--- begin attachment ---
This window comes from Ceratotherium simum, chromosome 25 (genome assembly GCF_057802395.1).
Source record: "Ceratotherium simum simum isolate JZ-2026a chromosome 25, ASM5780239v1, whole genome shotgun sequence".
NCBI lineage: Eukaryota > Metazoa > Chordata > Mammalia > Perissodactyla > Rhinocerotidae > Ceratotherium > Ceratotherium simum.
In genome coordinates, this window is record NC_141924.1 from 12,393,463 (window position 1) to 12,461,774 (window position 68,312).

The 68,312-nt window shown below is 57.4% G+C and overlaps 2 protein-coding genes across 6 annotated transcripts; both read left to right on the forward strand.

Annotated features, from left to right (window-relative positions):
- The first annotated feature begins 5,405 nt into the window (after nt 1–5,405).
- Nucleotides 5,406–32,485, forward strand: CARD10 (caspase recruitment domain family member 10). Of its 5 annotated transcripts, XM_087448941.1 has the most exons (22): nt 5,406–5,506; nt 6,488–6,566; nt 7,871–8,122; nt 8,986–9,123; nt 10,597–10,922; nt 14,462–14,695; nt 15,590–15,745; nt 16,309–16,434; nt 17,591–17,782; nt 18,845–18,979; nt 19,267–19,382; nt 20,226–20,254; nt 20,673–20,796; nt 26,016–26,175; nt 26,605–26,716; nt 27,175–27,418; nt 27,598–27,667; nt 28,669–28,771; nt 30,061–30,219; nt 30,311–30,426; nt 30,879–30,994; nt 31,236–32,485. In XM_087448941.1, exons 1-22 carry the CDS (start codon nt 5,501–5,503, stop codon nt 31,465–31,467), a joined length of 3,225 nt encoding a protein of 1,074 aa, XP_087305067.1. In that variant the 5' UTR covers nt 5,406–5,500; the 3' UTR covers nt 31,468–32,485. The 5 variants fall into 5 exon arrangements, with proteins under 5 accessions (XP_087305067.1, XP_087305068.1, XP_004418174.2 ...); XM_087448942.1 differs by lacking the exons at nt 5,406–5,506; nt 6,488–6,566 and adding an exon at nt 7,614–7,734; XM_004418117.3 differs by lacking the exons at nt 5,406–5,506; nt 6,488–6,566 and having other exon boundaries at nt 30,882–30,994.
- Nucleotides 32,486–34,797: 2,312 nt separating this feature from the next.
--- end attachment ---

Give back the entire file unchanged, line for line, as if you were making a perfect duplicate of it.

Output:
This window comes from Ceratotherium simum, chromosome 25 (genome assembly GCF_057802395.1).
Source record: "Ceratotherium simum simum isolate JZ-2026a chromosome 25, ASM5780239v1, whole genome shotgun sequence".
NCBI lineage: Eukaryota > Metazoa > Chordata > Mammalia > Perissodactyla > Rhinocerotidae > Ceratotherium > Ceratotherium simum.
In genome coordinates, this window is record NC_141924.1 from 12,393,463 (window position 1) to 12,461,774 (window position 68,312).

The 68,312-nt window shown below is 57.4% G+C and overlaps 2 protein-coding genes across 6 annotated transcripts; both read left to right on the forward strand.

Annotated features, from left to right (window-relative positions):
- The first annotated feature begins 5,405 nt into the window (after nt 1–5,405).
- Nucleotides 5,406–32,485, forward strand: CARD10 (caspase recruitment domain family member 10). Of its 5 annotated transcripts, XM_087448941.1 has the most exons (22): nt 5,406–5,506; nt 6,488–6,566; nt 7,871–8,122; nt 8,986–9,123; nt 10,597–10,922; nt 14,462–14,695; nt 15,590–15,745; nt 16,309–16,434; nt 17,591–17,782; nt 18,845–18,979; nt 19,267–19,382; nt 20,226–20,254; nt 20,673–20,796; nt 26,016–26,175; nt 26,605–26,716; nt 27,175–27,418; nt 27,598–27,667; nt 28,669–28,771; nt 30,061–30,219; nt 30,311–30,426; nt 30,879–30,994; nt 31,236–32,485. In XM_087448941.1, exons 1-22 carry the CDS (start codon nt 5,501–5,503, stop codon nt 31,465–31,467), a joined length of 3,225 nt encoding a protein of 1,074 aa, XP_087305067.1. In that variant the 5' UTR covers nt 5,406–5,500; the 3' UTR covers nt 31,468–32,485. The 5 variants fall into 5 exon arrangements, with proteins under 5 accessions (XP_087305067.1, XP_087305068.1, XP_004418174.2 ...); XM_087448942.1 differs by lacking the exons at nt 5,406–5,506; nt 6,488–6,566 and adding an exon at nt 7,614–7,734; XM_004418117.3 differs by lacking the exons at nt 5,406–5,506; nt 6,488–6,566 and having other exon boundaries at nt 30,882–30,994.
- Nucleotides 32,486–34,797: 2,312 nt separating this feature from the next.